So what were your motivations behind setting up Impossible? The impact that economics has globally led me to really want to work in that medium. I’m also more and more inspired by the idea that consumers have a lot of power in this game, even though we feel potentially like small players amongst politics and business — though actually the way the markets move dictates the decisions made by more powerful people. That’s why transparency, consumer action and conscious consumerism are so important. And I think the digital age makes that more possible than ever. Impossible.com was an idea that spun out of that — to question the ways in which economics have a huge effect on our relationship with the planet and with one another, and whether these existing economic systems are the only way of managing our relationships. The ‘gift economy’ wasn’t something I had heard of prior to having the idea to start the project with a friend. So I started researching it and the different ways societies have interacted for thousands of years. There are many different communities that have existed that way, and the sociology and psychology associated around it all seemed so positive and natural — it felt like something that I wanted to have more of. We took a gamble on the Internet’s potential to facilitate these ways of behaviour which we’ve been tending for thousands of years, but in recent times haven’t been structurally easy.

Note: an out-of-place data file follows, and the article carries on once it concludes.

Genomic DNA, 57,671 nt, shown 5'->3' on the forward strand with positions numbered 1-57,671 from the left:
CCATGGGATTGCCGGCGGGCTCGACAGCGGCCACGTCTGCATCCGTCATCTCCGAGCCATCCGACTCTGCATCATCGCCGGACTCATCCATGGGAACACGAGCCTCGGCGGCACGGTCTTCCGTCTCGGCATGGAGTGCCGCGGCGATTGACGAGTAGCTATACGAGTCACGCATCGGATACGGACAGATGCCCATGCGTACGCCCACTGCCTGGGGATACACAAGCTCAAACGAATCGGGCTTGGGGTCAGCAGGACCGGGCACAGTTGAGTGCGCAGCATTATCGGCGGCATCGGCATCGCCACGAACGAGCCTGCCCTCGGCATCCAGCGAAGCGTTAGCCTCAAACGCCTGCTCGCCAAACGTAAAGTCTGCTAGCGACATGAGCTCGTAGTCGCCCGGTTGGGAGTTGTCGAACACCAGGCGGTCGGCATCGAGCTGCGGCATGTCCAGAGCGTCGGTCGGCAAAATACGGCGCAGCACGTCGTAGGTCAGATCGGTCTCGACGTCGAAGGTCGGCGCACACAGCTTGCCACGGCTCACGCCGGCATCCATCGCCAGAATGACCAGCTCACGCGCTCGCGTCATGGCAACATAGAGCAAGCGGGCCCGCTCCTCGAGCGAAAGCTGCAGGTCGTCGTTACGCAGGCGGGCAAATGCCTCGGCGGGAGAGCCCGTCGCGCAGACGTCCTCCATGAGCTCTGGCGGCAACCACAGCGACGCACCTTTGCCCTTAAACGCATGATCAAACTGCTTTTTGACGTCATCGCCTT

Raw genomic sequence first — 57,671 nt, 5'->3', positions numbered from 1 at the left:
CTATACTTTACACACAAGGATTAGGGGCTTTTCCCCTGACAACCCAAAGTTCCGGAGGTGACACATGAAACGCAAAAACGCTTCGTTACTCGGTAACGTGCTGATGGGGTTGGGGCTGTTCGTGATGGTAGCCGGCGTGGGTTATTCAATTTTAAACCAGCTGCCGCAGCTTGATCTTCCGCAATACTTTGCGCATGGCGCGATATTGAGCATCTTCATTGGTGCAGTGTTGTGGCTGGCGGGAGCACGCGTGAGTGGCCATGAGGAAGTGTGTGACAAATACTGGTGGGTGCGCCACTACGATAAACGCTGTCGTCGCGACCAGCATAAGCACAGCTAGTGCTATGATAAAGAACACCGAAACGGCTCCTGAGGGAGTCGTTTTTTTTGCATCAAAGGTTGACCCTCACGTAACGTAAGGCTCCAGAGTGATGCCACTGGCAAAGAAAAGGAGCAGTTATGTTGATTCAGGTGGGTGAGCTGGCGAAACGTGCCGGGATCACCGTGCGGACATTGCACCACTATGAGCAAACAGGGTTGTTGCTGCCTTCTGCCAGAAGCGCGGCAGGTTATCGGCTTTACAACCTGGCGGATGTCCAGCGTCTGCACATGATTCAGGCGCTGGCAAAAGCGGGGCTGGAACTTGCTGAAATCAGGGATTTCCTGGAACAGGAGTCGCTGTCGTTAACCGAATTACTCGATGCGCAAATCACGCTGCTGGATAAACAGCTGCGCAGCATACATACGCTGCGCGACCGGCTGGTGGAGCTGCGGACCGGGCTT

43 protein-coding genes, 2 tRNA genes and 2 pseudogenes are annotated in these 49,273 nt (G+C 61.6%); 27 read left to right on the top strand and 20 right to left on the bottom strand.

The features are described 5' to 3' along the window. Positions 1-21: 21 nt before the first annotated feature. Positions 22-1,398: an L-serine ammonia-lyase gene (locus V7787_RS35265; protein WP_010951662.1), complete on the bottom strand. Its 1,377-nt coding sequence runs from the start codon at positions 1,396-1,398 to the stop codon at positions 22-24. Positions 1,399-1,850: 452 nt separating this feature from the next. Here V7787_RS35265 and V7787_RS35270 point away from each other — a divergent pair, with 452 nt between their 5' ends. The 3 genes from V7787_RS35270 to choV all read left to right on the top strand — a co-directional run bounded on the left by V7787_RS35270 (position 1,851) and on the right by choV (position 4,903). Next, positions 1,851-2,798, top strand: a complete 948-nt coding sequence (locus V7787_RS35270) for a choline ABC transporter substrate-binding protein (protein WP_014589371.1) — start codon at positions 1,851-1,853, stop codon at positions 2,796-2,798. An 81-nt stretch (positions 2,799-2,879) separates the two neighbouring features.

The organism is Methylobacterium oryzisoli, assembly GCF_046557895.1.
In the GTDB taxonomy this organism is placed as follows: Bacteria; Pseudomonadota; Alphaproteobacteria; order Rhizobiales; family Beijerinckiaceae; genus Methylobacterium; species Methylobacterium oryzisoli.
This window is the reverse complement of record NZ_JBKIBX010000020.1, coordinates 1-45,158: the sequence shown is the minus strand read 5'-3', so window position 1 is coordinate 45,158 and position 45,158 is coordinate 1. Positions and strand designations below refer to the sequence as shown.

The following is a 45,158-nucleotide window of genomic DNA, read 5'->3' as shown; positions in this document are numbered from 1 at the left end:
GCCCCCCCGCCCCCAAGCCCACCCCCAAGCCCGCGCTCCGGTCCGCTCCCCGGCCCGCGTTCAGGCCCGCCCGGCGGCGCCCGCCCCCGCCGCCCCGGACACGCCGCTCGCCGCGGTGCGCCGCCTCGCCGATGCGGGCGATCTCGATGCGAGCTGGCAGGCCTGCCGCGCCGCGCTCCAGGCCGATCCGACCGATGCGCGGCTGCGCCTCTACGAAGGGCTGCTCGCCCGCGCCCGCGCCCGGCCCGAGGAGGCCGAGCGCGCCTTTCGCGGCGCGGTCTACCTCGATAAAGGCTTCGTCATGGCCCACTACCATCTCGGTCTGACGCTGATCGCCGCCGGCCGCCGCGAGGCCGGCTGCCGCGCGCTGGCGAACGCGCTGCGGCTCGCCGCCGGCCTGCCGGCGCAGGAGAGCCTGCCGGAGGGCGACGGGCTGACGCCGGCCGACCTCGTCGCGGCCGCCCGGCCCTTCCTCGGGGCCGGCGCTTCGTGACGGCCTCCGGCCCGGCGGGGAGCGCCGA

If you put a monetary figure on the things that people do for one another for free inthe UK, it’s already bigger than GDP.